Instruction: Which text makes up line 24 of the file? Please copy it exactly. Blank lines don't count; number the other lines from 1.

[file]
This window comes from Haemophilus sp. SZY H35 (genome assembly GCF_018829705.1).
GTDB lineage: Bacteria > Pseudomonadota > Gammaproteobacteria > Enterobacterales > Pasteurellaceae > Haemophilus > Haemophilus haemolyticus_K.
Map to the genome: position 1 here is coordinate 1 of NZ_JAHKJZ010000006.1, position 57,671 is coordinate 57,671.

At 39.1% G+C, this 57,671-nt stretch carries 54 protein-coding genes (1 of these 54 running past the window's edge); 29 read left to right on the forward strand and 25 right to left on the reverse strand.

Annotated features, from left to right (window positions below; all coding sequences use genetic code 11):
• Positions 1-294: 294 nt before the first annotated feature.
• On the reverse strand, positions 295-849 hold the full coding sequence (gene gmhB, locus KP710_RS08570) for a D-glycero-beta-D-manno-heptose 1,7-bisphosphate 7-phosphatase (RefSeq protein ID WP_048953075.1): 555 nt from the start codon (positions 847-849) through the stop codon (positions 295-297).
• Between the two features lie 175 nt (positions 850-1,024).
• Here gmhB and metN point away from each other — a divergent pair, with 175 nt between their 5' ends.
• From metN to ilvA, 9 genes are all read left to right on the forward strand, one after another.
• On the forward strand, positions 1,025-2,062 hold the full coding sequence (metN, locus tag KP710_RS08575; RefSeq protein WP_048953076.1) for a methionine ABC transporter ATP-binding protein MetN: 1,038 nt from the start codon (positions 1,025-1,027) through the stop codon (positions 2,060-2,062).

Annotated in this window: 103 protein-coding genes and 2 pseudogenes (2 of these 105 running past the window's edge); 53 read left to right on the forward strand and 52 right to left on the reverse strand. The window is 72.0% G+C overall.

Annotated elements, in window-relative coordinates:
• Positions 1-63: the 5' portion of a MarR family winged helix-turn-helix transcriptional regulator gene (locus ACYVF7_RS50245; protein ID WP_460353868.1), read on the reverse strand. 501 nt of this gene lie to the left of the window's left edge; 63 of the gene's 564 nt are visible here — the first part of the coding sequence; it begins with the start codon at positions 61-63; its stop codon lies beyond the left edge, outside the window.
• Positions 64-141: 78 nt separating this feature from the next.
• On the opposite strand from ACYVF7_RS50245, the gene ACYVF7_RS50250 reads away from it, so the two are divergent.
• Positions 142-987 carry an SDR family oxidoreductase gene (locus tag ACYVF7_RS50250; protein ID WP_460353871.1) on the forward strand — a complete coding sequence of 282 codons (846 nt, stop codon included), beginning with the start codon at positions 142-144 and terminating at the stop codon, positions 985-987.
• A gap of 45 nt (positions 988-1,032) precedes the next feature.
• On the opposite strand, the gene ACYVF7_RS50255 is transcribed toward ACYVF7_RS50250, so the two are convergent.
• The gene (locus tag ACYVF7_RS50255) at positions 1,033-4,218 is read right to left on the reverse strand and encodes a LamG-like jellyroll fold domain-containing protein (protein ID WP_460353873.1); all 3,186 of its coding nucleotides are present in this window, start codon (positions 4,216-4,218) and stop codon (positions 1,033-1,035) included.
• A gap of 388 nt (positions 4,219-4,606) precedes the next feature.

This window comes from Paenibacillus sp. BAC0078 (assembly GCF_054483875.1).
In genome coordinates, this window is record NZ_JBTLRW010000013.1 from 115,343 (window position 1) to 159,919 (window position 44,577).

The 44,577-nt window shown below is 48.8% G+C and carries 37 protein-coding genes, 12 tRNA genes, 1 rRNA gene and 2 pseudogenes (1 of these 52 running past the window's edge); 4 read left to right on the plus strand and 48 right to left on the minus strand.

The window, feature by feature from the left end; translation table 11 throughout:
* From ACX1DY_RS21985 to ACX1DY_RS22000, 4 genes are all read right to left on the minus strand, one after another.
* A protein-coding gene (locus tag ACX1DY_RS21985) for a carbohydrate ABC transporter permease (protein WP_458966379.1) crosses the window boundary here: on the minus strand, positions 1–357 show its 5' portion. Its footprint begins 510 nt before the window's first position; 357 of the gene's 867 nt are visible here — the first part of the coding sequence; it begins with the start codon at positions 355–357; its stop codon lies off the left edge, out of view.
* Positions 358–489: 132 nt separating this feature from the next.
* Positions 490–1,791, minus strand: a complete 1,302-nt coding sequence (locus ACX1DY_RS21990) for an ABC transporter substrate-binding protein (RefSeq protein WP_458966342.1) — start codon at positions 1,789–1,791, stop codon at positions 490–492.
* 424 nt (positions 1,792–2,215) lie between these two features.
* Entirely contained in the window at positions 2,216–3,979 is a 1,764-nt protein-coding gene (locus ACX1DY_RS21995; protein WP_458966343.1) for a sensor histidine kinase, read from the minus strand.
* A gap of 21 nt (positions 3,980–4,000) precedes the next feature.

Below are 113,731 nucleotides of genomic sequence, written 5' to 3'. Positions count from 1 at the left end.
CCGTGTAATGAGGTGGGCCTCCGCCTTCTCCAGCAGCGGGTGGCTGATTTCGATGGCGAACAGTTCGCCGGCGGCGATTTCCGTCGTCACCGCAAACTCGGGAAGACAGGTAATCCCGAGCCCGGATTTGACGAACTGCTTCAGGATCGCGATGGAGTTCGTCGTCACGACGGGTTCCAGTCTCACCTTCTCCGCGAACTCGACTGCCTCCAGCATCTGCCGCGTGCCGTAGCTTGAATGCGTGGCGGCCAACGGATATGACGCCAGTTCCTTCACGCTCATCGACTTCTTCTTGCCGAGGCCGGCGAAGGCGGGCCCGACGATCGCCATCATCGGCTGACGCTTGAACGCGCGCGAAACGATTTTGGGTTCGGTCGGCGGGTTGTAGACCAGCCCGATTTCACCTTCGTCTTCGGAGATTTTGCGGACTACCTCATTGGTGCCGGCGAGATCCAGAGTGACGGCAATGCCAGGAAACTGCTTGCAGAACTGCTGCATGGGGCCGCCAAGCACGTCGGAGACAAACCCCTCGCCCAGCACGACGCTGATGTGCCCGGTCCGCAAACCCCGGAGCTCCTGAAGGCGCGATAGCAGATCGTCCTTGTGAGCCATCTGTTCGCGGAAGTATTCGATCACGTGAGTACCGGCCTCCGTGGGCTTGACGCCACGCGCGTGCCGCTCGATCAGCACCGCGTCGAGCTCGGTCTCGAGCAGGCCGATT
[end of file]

The 44,577-nt window shown below is 48.8% G+C and carries 37 protein-coding genes, 12 tRNA genes, 1 rRNA gene and 2 pseudogenes (1 of these 52 running past the window's edge); 4 read left to right on the plus strand and 48 right to left on the minus strand.